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Rethinking Force Majeure in Commercial Real Estate

Rethinking Force Majeure in Commercial Real Estate

Translated from its French origin, the term force majeure literally refers to a “superior force”—one that is “neither anticipated nor controlled.” New Jersey Dept. of Envtl. Prot. v. Bayshore Reg’l Sewerage Auth., 340 N.J. Super. 166, 168 n.1 (App. Div. 2001).

In the contractual sense, a force majeure provision provides a remedy to excuse contractual obligations in certain uncontrollable events or effects that will render performance impracticable and conditions a party’s obligation to perform upon the non-occurrence of such enumerated events.

Certain uncontrollable events have traditionally been understood to include inclement weather, strikes and labor shortages, governmental states of emergency, fire, flood or similar disasters. Primarily considered part of the “boilerplate” of most real estate contracts, force majeure provisions have not been extensively litigated in New Jersey.

While New Jersey courts have generally upheld the validity of force majeure where the means of the invocation was express named in the provision, the courts have narrowly constructed those same provisions to include “only events or things of the same general nature or class as those specifically enumerated.”

In the wake of the COVID-19 pandemic, which has been a hotly debated force majeure topic, finding the new market equilibrium between landlords and tenants with force majeure provisions in real estate transaction negotiations.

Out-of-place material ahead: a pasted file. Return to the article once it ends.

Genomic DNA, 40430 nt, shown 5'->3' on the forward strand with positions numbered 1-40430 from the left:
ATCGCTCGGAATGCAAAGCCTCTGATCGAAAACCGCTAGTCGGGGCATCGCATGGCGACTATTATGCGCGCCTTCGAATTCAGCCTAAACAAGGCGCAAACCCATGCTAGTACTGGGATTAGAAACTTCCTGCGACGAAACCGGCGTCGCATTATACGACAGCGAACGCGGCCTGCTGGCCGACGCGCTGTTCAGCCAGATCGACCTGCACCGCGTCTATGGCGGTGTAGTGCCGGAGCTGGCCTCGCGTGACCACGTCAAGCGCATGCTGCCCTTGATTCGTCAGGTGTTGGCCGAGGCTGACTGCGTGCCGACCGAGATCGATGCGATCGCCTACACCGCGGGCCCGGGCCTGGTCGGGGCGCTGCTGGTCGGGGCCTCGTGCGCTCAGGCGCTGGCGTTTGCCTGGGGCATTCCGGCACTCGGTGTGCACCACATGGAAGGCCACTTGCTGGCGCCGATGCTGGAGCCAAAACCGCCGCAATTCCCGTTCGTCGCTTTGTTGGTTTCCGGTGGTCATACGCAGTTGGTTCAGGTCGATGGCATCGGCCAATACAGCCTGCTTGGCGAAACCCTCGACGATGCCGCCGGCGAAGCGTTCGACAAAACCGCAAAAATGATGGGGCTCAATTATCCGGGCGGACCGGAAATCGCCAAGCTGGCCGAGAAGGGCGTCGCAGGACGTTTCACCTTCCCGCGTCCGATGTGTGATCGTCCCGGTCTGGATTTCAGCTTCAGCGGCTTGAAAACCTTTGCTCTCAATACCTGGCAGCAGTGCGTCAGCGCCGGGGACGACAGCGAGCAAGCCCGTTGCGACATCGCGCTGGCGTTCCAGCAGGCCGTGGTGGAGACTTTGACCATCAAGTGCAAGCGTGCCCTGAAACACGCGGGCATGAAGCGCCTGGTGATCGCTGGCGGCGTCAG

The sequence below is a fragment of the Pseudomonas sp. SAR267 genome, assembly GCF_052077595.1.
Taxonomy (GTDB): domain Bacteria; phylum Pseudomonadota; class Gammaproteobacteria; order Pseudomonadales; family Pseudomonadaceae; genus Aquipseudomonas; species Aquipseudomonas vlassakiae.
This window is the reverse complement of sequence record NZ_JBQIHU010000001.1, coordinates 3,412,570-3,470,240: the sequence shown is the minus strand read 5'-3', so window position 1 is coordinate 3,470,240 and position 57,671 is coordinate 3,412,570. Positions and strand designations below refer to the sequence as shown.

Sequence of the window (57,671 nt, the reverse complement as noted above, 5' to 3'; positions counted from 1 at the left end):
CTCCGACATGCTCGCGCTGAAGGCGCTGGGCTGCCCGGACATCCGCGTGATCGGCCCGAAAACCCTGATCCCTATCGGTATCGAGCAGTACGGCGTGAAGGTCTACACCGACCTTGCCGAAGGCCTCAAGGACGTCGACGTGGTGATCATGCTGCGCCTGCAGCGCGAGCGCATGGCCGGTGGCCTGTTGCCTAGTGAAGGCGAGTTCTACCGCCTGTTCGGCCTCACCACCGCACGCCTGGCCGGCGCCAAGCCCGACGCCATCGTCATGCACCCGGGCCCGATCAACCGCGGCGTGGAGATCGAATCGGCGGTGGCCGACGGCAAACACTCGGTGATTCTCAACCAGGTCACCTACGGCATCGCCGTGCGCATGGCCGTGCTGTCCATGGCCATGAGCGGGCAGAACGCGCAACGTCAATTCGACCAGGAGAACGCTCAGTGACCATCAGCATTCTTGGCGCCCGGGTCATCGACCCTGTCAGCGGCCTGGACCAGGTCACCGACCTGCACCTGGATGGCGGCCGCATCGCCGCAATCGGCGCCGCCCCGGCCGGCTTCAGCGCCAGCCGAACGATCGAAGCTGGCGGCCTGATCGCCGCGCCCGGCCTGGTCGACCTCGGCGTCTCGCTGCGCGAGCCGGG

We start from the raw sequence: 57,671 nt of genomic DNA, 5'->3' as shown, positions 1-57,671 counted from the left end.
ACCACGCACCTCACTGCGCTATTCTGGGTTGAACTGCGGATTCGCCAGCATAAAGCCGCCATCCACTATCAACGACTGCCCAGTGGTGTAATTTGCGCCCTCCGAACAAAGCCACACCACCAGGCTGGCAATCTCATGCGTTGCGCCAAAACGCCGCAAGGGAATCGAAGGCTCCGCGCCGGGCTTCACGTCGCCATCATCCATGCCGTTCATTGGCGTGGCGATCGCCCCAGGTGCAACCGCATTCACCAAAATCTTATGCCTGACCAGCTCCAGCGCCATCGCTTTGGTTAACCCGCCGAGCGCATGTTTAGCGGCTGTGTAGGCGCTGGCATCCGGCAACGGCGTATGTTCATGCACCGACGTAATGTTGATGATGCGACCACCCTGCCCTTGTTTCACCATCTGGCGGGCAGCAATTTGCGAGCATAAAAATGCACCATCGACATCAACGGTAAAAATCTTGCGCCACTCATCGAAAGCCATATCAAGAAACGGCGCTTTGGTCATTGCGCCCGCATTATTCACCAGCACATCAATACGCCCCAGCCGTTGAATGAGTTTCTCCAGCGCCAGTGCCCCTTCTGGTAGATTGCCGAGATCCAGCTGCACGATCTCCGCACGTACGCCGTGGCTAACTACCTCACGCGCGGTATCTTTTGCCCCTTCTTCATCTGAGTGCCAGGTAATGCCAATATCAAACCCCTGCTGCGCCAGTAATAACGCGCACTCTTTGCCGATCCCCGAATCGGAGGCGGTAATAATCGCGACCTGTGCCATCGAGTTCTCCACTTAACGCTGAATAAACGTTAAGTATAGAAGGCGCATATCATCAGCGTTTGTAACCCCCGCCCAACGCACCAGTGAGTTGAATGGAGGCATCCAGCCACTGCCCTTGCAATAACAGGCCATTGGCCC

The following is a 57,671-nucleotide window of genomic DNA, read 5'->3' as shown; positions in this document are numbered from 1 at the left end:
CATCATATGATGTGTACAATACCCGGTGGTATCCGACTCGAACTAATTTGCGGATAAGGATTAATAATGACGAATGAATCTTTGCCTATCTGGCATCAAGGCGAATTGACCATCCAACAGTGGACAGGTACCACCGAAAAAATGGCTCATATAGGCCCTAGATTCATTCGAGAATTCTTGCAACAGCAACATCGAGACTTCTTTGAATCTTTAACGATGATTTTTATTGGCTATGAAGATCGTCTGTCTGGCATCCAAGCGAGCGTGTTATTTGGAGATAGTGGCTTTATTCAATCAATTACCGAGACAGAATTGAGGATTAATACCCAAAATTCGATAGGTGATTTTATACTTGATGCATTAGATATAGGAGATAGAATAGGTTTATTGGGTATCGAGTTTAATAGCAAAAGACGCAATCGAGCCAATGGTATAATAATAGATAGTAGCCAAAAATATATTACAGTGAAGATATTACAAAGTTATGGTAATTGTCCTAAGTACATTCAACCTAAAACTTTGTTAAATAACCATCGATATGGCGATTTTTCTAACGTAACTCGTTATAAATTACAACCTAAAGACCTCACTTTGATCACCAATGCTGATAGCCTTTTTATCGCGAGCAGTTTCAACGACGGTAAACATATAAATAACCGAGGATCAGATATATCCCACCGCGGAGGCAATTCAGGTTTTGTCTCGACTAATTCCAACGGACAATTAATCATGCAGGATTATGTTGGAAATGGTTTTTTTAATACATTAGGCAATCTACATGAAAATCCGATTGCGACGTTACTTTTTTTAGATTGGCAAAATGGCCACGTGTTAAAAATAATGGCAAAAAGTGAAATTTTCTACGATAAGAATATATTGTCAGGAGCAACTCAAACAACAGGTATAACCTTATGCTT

The newest approach to negotiation of the provisions has been modeled after the historic “Good-Guy” guaranties provisions. These provisions require the tenant to give notice, the length of which will depend on the circumstances. Payment of a termination fee might be appropriate, depending on how much time remains in the term and whether the landlord has incurred substantial costs. For short-term events, abating the rent and extending the term would seem to be reasonable discussion points.

As the New Jersey courts continue to publish new case law as force majeure litigations are decided, our attorneys continue to monitor the latest developments to continue to best advocate for our real estate clients.

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